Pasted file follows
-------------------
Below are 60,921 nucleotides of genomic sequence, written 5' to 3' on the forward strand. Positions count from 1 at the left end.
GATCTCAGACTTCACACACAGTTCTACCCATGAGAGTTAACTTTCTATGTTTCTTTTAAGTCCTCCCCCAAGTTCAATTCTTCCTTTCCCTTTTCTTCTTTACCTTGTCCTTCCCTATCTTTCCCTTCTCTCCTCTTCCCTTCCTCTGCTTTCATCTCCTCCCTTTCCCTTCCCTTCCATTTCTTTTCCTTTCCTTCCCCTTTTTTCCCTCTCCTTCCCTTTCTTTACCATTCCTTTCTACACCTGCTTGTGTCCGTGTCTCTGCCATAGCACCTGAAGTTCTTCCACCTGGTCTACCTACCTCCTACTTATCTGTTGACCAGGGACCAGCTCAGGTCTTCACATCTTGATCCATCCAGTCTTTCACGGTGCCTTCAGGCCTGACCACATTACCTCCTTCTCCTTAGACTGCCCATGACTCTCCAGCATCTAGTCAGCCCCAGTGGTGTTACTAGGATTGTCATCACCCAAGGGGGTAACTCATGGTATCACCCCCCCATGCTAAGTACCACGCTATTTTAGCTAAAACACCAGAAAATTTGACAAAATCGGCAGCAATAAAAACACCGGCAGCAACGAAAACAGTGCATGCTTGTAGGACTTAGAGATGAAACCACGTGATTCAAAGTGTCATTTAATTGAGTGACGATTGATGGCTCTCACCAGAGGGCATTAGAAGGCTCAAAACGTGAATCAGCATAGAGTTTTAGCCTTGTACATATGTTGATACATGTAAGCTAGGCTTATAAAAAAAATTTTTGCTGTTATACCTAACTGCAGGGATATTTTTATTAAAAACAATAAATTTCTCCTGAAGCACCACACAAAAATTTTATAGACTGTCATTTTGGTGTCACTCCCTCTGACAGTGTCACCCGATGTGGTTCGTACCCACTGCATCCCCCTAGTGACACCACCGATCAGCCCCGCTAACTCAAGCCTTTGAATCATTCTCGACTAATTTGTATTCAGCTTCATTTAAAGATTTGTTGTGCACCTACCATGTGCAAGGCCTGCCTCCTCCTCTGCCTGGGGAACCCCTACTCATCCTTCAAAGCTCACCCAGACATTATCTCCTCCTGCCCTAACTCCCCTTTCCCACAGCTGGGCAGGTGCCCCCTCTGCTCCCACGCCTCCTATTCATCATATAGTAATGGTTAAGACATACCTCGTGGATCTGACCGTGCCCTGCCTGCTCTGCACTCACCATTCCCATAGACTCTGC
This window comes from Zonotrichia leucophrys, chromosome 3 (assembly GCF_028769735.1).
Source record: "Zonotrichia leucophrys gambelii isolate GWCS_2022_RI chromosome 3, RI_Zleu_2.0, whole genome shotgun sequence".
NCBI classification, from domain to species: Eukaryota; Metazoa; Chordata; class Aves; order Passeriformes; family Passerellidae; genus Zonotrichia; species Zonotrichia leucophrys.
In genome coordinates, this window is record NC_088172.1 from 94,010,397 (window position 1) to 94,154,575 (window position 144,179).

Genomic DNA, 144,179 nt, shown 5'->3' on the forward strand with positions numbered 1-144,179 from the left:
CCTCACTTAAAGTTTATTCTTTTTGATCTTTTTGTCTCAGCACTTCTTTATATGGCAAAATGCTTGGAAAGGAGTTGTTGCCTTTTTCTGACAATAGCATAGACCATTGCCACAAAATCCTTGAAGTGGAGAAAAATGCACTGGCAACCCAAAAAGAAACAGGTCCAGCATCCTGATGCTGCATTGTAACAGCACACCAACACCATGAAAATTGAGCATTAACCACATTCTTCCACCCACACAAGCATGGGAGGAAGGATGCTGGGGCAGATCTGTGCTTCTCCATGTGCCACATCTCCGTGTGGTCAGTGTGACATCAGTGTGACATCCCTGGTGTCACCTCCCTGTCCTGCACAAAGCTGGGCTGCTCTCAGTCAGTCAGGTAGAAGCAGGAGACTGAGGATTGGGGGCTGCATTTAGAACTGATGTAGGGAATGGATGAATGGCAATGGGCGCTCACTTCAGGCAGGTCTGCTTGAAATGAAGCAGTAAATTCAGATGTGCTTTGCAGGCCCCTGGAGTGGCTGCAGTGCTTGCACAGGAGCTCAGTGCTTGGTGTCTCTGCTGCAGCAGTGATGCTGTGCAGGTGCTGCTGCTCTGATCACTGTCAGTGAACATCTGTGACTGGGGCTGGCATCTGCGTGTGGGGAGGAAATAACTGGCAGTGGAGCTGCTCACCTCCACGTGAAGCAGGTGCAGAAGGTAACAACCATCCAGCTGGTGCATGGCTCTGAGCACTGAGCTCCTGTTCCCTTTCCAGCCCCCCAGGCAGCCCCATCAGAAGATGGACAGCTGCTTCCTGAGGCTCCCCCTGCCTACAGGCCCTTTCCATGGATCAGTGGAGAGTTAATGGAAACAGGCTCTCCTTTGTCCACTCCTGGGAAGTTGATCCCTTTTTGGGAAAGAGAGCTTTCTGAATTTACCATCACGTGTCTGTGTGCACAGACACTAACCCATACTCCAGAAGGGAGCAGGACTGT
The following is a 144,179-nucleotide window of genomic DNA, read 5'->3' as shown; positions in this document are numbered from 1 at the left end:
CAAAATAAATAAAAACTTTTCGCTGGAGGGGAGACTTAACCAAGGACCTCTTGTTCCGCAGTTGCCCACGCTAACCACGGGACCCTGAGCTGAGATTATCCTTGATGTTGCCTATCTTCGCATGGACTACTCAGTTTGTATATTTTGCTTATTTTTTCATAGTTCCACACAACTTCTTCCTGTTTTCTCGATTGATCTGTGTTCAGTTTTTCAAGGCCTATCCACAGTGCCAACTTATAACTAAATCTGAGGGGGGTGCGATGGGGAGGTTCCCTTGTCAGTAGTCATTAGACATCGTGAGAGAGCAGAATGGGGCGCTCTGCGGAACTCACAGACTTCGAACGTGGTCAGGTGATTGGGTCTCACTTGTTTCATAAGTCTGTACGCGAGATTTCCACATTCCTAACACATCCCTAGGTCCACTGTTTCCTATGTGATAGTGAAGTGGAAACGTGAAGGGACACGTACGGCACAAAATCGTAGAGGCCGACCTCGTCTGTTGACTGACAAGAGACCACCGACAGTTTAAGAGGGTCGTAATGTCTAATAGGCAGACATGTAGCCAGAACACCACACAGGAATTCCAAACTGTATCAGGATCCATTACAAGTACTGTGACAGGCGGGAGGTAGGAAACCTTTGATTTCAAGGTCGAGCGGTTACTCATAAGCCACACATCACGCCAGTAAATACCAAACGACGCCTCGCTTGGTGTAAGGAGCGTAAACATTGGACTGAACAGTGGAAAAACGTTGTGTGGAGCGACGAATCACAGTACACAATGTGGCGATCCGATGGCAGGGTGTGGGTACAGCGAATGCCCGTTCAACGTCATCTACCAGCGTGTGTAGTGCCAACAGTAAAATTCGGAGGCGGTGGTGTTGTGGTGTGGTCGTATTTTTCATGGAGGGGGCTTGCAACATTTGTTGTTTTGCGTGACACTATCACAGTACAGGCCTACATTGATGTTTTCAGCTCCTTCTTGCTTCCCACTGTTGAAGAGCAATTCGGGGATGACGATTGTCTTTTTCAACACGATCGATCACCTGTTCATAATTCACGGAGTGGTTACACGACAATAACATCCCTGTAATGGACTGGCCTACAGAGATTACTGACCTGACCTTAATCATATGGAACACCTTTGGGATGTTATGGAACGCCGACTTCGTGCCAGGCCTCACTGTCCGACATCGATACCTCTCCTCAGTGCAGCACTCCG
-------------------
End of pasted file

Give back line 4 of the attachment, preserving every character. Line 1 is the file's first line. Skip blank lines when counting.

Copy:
Source record: "Zonotrichia leucophrys gambelii isolate GWCS_2022_RI chromosome 3, RI_Zleu_2.0, whole genome shotgun sequence".